Sir Walter Mercer (1891-1971)

Dott had his fair share of time in hospital as a patient. Through these experiences, it has been argued that they shaped Dott’s compassion for his own patients – a compassion that shines through in the case notes. Sir Walter Mercer, Surgeon at the RIE and contributor to the development of speciality care, performed a leg shortening procedure on Norman Dott.

Sir David Wilkie (1882-1938)

Finally, one of the great Edinburgh surgeons of the twentieth century, Sir David Wilkie, was instrumental in the formation of Dott’s famous Neurosurgical Department on Ward 20 at the RIE. Wilkie provided Dott with adult beds and facilities that had previously not existed for the practice of adult neurosurgery. Wilkie advocated the importance of experimental research in surgery and looked towards science-based surgical thinking. These foundations provided Dott with the facilities to embark on his pioneering career in surgical neurology.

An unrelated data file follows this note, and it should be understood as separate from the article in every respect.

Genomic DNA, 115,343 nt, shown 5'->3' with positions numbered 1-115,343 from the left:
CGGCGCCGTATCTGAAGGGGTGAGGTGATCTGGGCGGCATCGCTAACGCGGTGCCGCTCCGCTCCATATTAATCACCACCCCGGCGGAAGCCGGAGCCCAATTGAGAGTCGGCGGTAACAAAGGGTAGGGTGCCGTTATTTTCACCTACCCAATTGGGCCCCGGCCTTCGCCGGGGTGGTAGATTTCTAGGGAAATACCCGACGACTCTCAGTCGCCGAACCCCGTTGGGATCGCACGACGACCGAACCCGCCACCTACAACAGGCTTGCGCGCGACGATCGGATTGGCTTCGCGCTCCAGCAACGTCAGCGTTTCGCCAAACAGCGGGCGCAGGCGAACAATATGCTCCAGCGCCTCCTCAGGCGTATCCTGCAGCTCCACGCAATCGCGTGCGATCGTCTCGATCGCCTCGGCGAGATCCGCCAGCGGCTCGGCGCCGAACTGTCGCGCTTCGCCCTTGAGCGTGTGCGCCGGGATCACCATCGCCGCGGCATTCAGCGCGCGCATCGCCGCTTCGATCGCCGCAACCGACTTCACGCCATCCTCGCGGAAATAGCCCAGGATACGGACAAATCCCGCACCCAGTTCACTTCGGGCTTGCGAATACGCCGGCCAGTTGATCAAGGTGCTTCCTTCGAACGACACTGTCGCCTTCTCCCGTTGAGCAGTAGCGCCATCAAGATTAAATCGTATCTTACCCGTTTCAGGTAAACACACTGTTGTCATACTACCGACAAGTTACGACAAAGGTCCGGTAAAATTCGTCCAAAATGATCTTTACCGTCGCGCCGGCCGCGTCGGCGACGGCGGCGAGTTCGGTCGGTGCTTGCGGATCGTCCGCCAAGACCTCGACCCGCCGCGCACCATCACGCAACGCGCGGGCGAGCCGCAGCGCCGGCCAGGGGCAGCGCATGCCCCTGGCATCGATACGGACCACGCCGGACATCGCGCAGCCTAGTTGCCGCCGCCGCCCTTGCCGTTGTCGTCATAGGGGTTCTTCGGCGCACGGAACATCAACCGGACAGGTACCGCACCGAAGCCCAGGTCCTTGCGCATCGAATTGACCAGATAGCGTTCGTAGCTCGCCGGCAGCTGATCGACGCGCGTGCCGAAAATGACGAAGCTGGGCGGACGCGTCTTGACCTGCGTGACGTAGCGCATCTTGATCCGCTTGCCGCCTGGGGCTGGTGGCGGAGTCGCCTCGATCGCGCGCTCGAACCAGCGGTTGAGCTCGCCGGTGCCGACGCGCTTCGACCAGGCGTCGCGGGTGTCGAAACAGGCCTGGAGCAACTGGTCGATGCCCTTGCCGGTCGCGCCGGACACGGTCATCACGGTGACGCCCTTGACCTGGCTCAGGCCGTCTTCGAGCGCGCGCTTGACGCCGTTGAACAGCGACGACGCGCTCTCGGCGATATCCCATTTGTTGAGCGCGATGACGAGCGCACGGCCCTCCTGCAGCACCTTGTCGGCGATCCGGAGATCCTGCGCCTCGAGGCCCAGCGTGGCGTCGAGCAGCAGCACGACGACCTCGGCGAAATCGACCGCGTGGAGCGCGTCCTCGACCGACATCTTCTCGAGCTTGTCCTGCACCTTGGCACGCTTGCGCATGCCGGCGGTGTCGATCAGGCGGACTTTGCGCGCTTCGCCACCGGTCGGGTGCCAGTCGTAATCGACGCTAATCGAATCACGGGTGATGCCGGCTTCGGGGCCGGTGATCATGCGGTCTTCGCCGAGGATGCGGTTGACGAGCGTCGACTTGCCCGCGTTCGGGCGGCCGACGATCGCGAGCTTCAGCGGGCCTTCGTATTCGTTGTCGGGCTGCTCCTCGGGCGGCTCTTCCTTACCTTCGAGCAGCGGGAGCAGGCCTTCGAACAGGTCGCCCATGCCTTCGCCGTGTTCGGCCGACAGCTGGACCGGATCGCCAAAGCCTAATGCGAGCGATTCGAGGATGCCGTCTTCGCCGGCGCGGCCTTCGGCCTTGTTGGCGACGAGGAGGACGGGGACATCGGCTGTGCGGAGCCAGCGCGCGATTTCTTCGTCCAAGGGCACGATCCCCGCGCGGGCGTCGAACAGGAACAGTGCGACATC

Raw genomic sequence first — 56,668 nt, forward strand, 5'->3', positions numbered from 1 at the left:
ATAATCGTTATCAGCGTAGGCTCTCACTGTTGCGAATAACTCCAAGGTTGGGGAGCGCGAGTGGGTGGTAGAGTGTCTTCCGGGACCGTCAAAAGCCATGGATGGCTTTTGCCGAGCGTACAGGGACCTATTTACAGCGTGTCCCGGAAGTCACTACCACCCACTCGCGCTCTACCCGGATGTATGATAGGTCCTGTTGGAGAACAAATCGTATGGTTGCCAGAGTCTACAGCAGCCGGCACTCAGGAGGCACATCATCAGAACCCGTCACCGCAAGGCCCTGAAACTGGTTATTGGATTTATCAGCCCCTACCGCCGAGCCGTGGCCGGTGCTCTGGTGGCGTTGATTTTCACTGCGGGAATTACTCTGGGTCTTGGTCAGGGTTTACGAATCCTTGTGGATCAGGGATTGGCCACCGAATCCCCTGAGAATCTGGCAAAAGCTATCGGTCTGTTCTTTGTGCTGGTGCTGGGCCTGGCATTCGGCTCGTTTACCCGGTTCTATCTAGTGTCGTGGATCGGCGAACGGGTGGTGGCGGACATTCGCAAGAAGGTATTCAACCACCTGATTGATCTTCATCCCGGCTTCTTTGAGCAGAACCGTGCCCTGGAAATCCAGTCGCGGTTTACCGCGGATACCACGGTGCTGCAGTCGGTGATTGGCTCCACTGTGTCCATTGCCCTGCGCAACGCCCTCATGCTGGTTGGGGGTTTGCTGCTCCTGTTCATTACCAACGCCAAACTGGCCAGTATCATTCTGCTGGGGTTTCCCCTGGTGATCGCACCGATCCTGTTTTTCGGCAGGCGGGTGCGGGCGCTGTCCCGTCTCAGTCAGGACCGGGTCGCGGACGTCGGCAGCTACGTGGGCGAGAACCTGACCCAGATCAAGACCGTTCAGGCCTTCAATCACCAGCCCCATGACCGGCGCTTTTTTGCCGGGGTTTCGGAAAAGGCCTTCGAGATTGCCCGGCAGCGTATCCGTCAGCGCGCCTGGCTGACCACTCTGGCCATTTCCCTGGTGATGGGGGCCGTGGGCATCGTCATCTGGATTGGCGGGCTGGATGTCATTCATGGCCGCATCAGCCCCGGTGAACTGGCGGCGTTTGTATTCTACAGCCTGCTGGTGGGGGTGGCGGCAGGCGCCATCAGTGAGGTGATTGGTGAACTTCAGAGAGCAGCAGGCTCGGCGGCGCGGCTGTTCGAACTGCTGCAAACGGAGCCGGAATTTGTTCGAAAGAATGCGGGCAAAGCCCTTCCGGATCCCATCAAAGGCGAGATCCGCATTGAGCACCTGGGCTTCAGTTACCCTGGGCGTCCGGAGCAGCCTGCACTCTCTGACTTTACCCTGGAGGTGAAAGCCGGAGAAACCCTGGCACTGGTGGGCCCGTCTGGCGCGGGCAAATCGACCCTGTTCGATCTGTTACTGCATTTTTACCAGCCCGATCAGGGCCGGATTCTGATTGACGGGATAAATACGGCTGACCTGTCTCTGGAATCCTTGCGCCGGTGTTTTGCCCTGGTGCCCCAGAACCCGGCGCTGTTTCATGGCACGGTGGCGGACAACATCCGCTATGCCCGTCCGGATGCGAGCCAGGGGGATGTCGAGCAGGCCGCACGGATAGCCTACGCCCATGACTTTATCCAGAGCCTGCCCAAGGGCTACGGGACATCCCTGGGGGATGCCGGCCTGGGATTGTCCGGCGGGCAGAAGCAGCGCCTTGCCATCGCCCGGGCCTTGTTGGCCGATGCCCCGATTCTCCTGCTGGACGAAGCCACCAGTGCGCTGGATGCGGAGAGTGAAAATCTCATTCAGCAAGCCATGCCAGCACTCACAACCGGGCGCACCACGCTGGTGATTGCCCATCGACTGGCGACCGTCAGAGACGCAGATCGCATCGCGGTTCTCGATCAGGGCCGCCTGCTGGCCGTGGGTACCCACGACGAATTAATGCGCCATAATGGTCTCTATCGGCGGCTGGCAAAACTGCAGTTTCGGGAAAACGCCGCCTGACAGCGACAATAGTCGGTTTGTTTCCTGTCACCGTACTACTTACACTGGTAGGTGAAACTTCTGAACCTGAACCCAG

[1] Macintyre and MacLaren (eds.), Surgeons’ Lives. Royal College of Surgeons of Edinburgh: Edinburgh (2005), pg. 174.